Sugar Alcohols and Low Carb Diets

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What should you know about sugar alcohols? During a very low carb diet, you will begin reading labels on anything and everything you purchase. While cutting back on processed and packaged foods is highly recommended, there are still times when you might want to get a low carb treat or snack from your nearby grocery store. One thing you will notice with low-carb packaged foods is that they often include something about sugar alcohols. Here is more information on these and why they are important.

Sugar- Free Isn’t Really Sugar- Free

This is one of the most common misconceptions about sugar alcohols. While the artificial sweeteners and “natural” sugars found in your favorite low-carb or sugar-free foods don’t affect your daily carb count the way normal sugar does, they are still there. These are known as sugar alcohols, which react in different ways. There are some sugar alcohols that don’t metabolize right, so while they are from natural sources, you might hit a stall eating too many of them. Other sugar alcohols, like maltitol, should be avoided because they are difficult to digest and can cause a lot of digestive issues.

Types of Sugar Alcohols

When you are on a low carb diet, you should get used to reading labels on everything you eat. One thing you might notice is when looking at the nutritional label, there is something in there called “sugar alcohols.” This label is there to remind you that you can remove it-more on that later. But you might also see them listed under the ingredients. You probably recognize some sugar alcohols, while others aren’t as obvious right away. Some sugar alcohols include maltitol, erythritol, mannitol, sorbitol, and isomalt.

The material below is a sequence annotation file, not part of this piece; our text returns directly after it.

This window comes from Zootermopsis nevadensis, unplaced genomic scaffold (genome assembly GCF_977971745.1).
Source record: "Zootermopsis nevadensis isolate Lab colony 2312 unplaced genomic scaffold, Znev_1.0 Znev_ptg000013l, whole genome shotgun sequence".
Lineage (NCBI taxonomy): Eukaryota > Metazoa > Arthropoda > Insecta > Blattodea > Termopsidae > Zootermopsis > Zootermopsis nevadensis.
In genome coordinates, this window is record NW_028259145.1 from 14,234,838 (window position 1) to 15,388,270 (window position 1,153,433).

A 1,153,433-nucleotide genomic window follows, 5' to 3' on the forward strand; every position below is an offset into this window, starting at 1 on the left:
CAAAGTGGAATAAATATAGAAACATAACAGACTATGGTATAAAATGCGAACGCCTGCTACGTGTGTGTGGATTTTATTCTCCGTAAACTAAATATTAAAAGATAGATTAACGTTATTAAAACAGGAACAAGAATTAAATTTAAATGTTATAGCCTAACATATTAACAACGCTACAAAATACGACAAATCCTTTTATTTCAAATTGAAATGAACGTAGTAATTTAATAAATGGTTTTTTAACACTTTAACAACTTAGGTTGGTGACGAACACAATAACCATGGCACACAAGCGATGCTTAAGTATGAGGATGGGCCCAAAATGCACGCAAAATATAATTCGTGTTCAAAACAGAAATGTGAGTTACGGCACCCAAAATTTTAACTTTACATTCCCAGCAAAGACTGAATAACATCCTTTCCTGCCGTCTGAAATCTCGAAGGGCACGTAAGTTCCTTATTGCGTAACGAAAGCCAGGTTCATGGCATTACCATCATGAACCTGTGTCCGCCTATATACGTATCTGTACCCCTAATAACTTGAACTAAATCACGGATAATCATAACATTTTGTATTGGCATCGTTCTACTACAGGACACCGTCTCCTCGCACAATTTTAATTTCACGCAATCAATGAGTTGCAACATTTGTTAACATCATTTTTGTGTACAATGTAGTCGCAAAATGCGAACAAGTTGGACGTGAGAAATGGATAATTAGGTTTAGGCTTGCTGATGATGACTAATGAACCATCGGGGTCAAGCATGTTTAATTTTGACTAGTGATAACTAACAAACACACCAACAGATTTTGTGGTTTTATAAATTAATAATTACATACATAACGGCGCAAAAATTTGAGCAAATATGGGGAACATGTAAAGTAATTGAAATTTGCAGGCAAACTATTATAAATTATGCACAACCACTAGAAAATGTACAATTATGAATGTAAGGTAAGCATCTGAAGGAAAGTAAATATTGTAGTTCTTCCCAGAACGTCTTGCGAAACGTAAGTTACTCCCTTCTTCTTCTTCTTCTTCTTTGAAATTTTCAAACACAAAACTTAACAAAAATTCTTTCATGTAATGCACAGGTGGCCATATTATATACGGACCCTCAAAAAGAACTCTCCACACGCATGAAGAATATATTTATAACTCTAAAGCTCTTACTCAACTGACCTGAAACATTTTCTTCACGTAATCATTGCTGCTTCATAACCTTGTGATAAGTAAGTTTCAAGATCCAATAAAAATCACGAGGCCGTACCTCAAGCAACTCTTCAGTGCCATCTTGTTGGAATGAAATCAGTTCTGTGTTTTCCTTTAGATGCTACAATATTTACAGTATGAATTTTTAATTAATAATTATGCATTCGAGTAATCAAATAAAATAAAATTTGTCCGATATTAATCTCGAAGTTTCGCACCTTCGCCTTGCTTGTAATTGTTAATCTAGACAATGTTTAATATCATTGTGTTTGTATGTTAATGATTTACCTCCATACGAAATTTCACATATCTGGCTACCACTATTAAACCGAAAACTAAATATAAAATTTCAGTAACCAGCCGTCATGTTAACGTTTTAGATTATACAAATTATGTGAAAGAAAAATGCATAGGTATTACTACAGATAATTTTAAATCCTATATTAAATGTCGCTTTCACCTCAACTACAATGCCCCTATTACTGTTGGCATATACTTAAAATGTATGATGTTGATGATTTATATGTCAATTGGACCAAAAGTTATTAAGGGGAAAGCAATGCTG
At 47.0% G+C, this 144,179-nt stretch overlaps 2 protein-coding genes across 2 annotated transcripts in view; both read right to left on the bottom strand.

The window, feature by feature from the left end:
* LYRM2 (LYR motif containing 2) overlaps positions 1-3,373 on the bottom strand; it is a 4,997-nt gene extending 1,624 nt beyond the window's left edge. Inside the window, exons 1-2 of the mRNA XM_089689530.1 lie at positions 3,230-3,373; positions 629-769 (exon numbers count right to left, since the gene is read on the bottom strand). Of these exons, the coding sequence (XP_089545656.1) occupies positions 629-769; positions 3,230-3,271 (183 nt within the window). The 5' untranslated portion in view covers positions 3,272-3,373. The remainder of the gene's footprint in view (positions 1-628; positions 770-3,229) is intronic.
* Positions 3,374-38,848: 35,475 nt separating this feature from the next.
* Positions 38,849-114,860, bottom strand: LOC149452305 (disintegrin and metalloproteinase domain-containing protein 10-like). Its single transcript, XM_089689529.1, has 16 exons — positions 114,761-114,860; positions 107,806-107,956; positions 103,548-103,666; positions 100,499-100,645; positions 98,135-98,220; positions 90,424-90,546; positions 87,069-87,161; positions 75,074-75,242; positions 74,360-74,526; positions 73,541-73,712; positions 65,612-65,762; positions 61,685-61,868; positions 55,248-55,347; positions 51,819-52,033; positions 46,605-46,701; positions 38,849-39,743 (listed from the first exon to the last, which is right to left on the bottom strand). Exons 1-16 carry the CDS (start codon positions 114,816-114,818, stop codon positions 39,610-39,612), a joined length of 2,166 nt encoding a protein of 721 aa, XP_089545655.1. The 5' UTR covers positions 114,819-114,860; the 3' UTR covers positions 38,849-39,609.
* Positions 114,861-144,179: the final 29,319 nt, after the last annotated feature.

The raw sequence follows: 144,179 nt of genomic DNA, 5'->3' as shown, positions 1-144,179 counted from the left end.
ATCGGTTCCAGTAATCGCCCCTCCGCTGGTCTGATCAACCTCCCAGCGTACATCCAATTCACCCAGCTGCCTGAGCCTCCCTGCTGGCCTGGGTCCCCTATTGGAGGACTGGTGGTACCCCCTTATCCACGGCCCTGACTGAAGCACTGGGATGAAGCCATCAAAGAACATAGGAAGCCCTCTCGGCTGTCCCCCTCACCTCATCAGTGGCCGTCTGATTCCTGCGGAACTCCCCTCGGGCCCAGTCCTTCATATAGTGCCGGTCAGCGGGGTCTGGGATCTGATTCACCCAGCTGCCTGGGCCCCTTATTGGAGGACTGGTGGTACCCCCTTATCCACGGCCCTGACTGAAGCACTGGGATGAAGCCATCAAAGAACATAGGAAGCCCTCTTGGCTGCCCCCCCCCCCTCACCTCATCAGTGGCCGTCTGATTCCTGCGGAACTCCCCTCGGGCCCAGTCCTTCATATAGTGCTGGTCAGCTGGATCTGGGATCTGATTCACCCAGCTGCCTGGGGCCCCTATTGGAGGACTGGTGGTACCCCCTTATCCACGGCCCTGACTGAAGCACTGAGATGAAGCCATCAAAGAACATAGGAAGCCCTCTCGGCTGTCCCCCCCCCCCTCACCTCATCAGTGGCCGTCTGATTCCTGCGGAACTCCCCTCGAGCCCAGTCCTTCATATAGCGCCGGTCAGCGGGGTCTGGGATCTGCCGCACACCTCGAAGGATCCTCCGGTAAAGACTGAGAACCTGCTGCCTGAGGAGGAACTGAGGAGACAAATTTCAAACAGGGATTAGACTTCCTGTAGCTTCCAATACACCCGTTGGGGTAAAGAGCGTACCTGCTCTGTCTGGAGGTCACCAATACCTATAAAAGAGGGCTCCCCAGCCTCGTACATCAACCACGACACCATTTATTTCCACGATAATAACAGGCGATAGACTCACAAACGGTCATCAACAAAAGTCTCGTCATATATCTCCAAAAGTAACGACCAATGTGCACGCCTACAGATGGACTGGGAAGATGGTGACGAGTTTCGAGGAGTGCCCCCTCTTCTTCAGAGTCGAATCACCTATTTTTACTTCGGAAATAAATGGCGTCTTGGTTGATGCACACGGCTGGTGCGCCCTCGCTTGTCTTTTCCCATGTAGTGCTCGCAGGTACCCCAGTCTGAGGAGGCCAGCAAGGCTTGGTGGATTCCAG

The Bottom Line

Sugar alcohols aren’t necessarily bad for you, but you should note how you feel after consuming them. If you get a low-carb candy bar that is made with certain types of sugar alcohols, and you notice it keeps giving you stomach cramps, them your body is not digesting it properly. Some people tend to be more sensitive than others.

As far as their impact on keto or low carb itself, that will depend on how much you consume. In general, you can remove the sugar alcohols when determining net carbs, which many labels will show you. This makes it easier to fit them into your daily low carb allotment. You should eat these treats sparingly and try to stick to more whole, natural, low carb food options instead.

I hope this helps. When I first started doing low carb, the sugar alcohols confused me. I hope you have a great weekend.

Talk to you soon,

Tammy 🙂

 

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